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Back Home by Webb & Bowsman

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Back Home by Webb & Bowsman

Postby Tyson » Wed Jul 03, 2013 5:30 pm

I can't say too much about this game without spoiling it. This is a hazard of reviewing horror fiction in general, it seems. But I can say it is about a man who returns home after some years. When he gets home, things go wrong.

One thing to note: this game is story-driven. The writing is polished. The tone is creepy and off-kilter, yet somehow dignified. This is a classy horror game; it is not a gore-fest or cheesy thriller. It's more in the tone of Gothic horror.

I like the story-driven aspect of the game, but sometimes I felt like I had little agency. Of course, I know that I do not really have much agency; agency is largely an illusion created by the author. However, this illusion was not done as well as it could have been. There were too many times where I felt like I was simply being pushed along.

The puzzles were easy. However, the game did require some guess the verb. And the puzzles also seemed artificially designed to block player progress. They didn't feel as organic as I'd like.

This brings me to another issue: the pacing is uneven. We start with a bunch of story. Then we have to solve a few puzzles. And then we get a bunch of story again. So, you have a few puzzles sandwiched between a lot of storyline. It would be nice if the pace was a bit more even (a puzzle here, some story info there, a puzzle here, ad finitum).

There were no bugs. So the game is technically polished (ignoring guess the verb).

It's a short game, so it doesn't outstay its welcome.

Though I seem to emphasize the negatives more than the positives, the game was a solid effort. It's worth the time spent playing it.

[If the authors want to ask me questions about my review or anything else about their game, please do so! My memory is still fresh.]
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Re: Back Home by Webb & Bowsman

Postby Duncan_B » Wed Jul 03, 2013 8:15 pm

I can't think up many questions at the moment, but I thank you for the review and all the more gladly for your enjoyment of it. Perhaps you'd like to post your review at IFDB?
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Re: Back Home by Webb & Bowsman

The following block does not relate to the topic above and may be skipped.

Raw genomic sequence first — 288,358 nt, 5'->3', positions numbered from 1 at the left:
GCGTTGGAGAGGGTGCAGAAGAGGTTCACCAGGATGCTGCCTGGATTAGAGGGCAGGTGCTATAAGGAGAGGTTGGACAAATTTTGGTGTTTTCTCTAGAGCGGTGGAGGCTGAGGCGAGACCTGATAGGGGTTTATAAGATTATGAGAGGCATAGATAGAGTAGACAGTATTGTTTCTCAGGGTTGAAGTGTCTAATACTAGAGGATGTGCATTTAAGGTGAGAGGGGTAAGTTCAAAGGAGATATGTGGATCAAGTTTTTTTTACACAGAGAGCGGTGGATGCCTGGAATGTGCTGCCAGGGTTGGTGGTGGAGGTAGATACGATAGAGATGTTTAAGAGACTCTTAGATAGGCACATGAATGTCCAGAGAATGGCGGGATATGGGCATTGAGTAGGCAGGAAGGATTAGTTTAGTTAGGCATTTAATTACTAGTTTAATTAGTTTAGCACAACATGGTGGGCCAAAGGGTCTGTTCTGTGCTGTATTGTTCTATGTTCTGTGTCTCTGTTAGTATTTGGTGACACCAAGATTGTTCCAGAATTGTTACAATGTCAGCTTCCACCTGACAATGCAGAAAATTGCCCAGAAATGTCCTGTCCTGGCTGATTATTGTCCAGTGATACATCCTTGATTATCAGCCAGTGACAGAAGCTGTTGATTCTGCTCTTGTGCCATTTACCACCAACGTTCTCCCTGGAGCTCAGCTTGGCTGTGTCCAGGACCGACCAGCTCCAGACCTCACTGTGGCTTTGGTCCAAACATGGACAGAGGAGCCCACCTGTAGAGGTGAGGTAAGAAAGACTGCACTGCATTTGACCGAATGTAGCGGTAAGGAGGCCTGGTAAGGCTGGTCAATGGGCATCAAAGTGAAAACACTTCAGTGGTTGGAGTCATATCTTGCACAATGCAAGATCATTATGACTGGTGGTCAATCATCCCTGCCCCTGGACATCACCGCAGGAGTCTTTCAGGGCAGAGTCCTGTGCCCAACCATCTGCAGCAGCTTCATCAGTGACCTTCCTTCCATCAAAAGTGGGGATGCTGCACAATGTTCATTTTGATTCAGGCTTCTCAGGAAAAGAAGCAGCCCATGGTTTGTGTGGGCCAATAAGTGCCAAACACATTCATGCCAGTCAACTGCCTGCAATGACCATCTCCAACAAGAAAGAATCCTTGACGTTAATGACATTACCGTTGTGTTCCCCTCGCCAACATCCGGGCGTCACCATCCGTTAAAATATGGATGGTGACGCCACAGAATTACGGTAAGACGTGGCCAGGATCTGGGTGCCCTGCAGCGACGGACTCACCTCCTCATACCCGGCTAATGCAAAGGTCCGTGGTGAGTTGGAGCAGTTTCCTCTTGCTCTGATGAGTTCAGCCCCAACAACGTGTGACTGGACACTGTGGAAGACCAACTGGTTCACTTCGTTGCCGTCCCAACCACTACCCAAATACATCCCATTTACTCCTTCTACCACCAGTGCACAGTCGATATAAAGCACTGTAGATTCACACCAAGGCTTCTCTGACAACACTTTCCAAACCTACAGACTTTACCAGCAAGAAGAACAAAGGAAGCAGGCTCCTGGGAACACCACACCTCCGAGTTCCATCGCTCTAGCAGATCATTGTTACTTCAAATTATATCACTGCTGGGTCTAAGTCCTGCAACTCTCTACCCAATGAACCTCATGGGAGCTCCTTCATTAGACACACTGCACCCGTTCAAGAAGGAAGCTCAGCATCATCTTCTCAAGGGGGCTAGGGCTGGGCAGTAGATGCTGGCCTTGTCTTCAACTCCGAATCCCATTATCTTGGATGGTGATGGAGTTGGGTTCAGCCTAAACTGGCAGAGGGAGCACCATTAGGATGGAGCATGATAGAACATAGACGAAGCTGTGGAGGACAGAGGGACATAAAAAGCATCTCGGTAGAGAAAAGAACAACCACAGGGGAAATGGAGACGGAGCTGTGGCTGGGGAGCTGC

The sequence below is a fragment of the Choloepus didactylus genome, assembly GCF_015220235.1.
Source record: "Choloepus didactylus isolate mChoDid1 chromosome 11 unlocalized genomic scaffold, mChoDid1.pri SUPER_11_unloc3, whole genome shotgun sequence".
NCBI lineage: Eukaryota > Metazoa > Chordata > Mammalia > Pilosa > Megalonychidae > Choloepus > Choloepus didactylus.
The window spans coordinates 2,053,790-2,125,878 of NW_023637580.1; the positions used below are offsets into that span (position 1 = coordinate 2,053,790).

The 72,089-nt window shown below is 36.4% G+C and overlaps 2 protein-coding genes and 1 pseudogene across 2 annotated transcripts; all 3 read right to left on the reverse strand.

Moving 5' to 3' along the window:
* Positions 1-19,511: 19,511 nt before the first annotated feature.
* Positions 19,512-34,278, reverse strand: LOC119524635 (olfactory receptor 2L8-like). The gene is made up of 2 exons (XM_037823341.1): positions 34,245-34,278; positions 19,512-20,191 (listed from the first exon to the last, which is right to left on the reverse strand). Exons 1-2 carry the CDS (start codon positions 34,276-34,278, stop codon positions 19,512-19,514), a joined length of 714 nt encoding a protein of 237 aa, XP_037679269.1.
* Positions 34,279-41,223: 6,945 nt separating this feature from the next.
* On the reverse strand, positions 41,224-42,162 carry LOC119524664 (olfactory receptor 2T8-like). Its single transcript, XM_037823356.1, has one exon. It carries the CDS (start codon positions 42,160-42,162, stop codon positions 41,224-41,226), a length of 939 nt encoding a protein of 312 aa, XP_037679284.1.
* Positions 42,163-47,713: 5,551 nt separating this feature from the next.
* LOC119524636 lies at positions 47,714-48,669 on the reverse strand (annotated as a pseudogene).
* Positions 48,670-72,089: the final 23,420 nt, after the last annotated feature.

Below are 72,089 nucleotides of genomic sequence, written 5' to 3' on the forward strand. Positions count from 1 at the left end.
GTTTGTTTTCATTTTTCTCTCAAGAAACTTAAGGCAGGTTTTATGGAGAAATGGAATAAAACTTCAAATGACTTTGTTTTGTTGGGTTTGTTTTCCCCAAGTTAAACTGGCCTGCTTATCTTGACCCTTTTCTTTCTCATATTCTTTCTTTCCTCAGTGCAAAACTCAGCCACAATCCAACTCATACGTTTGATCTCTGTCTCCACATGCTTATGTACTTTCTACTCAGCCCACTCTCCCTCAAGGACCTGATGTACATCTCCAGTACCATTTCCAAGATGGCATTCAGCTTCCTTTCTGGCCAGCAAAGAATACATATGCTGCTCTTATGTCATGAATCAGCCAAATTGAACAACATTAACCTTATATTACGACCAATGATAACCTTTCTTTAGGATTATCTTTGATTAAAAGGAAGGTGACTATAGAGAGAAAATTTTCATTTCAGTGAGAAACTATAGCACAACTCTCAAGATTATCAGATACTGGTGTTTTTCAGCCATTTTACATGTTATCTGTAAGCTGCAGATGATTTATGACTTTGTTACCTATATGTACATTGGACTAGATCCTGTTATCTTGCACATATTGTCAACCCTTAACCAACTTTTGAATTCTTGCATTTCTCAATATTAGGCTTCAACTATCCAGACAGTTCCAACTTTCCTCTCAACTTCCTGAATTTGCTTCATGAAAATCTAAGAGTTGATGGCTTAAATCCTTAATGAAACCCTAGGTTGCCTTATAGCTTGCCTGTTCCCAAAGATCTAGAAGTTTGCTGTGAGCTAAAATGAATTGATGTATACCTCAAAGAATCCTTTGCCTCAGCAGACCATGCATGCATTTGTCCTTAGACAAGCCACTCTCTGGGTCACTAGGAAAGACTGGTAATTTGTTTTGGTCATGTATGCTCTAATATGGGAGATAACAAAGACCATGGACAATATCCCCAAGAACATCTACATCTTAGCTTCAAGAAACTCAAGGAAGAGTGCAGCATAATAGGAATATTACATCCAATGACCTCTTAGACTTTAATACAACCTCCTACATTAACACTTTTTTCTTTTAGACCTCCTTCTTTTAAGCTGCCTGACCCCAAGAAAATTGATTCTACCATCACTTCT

Postby revgiblet » Wed Jul 10, 2013 10:54 pm

Indeed, thanks for the review.

The negatives, such as pacing and the puzzles, are my responsibility. Duncan brought the extra level of polish and atmosphere to this game.
"He who lives only to benefit himself confers on the world a benefit when he dies."

Tertullian

In Progress:- Watch This Space...
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Re: Back Home by Webb & Bowsman

Postby Duncan_B » Thu Jul 11, 2013 4:10 am

Mr. Webb is a modest man, but much credit is due to him here. :bravo: :thanks: :Thanks:

The story is original and all his, as well as the majority of the game's descriptions. I did shorten the opening scene a bit. I thought it a shame that with so much interesting content in the dialog scene (I really felt like I got to know the parent characters quite well in the space of a few turns) a player might not get a chance to see it so I tried to make the dialog options more visible, but those were all there originally. The idea of modding the game came to me upon opening the game up in the Generator ("Cheating!" shouts Mr. Whyld, I can see/hear/read him now, but for me seeing how a game is built is part of the fun). Anyway, I saw how organized and visible revgiblet made his code and that it was quite accessible and I thought, "Hm, it would be easy to give this an extra tweak here-and-there..."

It's curious to note that attic light bulb replacement is also used to restrict access in our latest game of the month, Black Sheep's Gold, as well. In Black Sheep there is only one bulb one can use as a replacement, though, whereas in Back Home a bulb can be taken from just about anything that might already have the right sized bulb in it. revgiblet mentioned to me during our collaboration (and feel free to amend this if needed) that he had intentionally made few & easy & minimalist puzzles so that while getting the player to think and synthesize and all that puzzles do, the focus would remain more on the story itself. Something like the puzzle for getting the key has also been done in a couple other games (Planetfall comes to mind), but I thought its implementation here had a simple-but-neat twist.

Don't forget to share your thoughts on IFDB!
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